My ex has left me with various loans and credit cards, so I am £40,000 in debt. I have three jobs so I can try to repay these, but this particular account has nothing to do with me.
Name and address supplied.
I Believe banks should be forced to spell out the onerous obligations that come with a joint account. People should be told clearly that they are jointly responsible for any debt run up, and can only be released from the obligations with the bank’s and the other party’s agreement.
I have come across far too many cases like yours where people open a joint account and then, when a relationship breaks down, cannot get away from it without much expense and hassle.
The weight of responsibility carried in a joint account is far too heavy to be buried in small print.
In your case, NatWest has been trying to get in touch with your former partner, but he has not responded. So, while I have a great deal of sympathy for you, there is little that can be done.
The only action now is to follow the course suggested by Citizens Advice. Due to other details you provided, I have decided to withhold your initials and location.
I have received my new tax code but, while it does mention the personal tax-free allowance of £11,500, it makes no mention of the new personal savings allowance of £1,000. Why?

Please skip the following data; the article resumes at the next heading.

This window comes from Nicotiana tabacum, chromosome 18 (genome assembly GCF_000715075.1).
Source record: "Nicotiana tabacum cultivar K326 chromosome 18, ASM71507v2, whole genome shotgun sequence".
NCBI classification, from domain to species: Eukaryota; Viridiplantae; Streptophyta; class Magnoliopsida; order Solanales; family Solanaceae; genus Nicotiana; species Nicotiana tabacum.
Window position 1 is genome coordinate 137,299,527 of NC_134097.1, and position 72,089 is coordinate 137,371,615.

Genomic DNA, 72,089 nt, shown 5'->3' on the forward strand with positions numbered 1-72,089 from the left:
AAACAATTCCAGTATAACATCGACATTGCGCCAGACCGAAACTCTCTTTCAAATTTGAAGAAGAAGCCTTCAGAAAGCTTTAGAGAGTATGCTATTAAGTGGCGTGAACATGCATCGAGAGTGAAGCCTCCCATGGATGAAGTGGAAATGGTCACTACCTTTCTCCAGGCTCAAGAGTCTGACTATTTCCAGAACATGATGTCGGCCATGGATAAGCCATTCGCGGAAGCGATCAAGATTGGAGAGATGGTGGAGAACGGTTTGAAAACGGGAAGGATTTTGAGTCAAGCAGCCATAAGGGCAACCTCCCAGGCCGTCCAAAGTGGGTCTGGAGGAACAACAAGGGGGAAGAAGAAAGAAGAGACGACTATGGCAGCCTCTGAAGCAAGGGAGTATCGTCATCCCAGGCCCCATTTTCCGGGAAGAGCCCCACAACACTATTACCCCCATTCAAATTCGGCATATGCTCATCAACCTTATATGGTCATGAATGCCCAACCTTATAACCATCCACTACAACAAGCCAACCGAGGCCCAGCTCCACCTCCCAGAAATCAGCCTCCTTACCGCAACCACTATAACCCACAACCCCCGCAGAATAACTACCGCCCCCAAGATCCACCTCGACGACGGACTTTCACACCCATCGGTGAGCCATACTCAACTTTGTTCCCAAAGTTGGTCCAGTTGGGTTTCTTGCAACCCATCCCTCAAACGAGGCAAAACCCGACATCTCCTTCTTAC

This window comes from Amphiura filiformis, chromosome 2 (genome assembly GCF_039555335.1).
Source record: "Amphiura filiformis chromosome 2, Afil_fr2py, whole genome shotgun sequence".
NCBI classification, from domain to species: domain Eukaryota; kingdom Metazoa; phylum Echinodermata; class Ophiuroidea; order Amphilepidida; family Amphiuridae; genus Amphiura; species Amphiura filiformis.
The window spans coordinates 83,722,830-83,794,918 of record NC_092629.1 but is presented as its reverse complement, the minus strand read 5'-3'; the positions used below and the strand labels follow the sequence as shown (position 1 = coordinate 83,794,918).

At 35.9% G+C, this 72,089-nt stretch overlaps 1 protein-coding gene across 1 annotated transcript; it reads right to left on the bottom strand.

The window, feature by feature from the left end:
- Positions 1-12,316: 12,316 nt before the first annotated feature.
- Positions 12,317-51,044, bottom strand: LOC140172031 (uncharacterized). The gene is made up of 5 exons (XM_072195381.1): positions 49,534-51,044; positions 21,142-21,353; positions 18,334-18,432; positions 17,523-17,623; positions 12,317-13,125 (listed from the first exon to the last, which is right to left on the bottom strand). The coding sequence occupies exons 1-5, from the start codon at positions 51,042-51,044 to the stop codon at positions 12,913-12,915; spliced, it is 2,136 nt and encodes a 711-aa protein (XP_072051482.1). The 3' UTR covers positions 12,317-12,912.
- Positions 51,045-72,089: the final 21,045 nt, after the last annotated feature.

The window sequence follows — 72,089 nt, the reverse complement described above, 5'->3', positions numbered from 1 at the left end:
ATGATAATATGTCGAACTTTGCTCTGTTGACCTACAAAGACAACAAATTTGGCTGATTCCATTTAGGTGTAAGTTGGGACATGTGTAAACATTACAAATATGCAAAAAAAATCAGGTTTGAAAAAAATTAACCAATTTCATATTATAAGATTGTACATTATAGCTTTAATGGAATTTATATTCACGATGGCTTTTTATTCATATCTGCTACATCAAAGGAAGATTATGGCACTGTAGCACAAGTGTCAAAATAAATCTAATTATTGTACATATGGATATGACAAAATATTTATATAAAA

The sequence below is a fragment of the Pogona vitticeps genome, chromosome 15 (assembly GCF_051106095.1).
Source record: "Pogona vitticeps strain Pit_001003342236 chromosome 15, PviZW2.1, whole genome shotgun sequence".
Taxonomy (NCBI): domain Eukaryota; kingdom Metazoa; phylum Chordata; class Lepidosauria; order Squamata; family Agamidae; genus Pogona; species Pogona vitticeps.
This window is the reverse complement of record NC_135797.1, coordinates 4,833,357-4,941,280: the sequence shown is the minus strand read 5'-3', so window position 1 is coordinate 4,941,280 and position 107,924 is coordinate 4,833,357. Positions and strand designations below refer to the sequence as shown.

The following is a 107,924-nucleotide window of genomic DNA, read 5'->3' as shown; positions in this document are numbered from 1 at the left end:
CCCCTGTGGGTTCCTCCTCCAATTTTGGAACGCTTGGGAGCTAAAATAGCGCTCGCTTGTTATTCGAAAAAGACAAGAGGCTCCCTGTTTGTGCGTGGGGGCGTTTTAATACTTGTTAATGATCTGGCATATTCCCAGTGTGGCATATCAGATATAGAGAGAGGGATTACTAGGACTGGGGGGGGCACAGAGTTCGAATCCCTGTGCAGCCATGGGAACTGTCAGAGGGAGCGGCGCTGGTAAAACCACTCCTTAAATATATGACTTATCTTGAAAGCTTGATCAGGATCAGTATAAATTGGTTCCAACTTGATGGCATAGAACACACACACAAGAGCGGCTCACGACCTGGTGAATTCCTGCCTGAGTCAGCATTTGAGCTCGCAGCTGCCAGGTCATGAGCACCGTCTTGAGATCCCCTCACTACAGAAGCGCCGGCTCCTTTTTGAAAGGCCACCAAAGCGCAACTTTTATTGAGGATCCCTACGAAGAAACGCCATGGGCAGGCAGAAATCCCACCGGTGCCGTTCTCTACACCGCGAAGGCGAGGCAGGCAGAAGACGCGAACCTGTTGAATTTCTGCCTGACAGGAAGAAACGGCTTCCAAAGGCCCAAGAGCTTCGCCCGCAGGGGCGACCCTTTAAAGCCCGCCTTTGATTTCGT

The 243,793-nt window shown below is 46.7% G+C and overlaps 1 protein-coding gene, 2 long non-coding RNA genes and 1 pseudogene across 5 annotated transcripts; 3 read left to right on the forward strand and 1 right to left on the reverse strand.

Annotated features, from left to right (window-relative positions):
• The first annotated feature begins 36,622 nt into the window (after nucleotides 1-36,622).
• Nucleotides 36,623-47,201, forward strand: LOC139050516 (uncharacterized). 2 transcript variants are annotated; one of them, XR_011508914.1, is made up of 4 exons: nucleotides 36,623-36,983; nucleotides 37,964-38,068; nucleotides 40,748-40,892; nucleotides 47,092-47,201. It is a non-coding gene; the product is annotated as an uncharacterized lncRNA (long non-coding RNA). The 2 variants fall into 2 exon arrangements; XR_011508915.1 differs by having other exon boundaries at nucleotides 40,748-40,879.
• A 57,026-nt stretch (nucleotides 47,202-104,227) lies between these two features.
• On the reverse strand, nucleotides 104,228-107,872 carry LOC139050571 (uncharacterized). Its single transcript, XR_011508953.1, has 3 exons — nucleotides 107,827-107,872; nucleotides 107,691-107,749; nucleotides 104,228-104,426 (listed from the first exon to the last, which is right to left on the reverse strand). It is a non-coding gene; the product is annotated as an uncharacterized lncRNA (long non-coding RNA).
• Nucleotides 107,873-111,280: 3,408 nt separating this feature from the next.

P. C., Hartlepool.
You’re right to question this. The personal savings allowance was introduced in April 2016. It means basic-rate taxpayers can earn up to £1,000 in savings interest tax-free — on top of Isa interest and the £11,500 everyone can earn before any tax is due.
The personal savings allowance falls to £500 for higher-rate earners, while top-rate payers get nothing. Just 5 per cent of taxpayers now owe tax on savings interest.
So your tax code won’t change unless HMRC believes you’re in that 5 per cent.
Most people don’t need to take any action because banks pay your interest before tax is deducted (they used to deduct 20 per cent to give to HMRC).
If the taxman expects you to earn more than the allowance in interest this year, it will factor this into your tax code, so the tax deduction will now come out of your salary or pension.
You can also declare earnings on self-assessment forms to pay separately. If you don’t complete a tax return and have little or no salary or pension, HMRC will contact you for direct payment.
HMRC’s estimates of interest you’ll earn may be inaccurate, particularly if your rate’s been cut or you’ve made a withdrawal.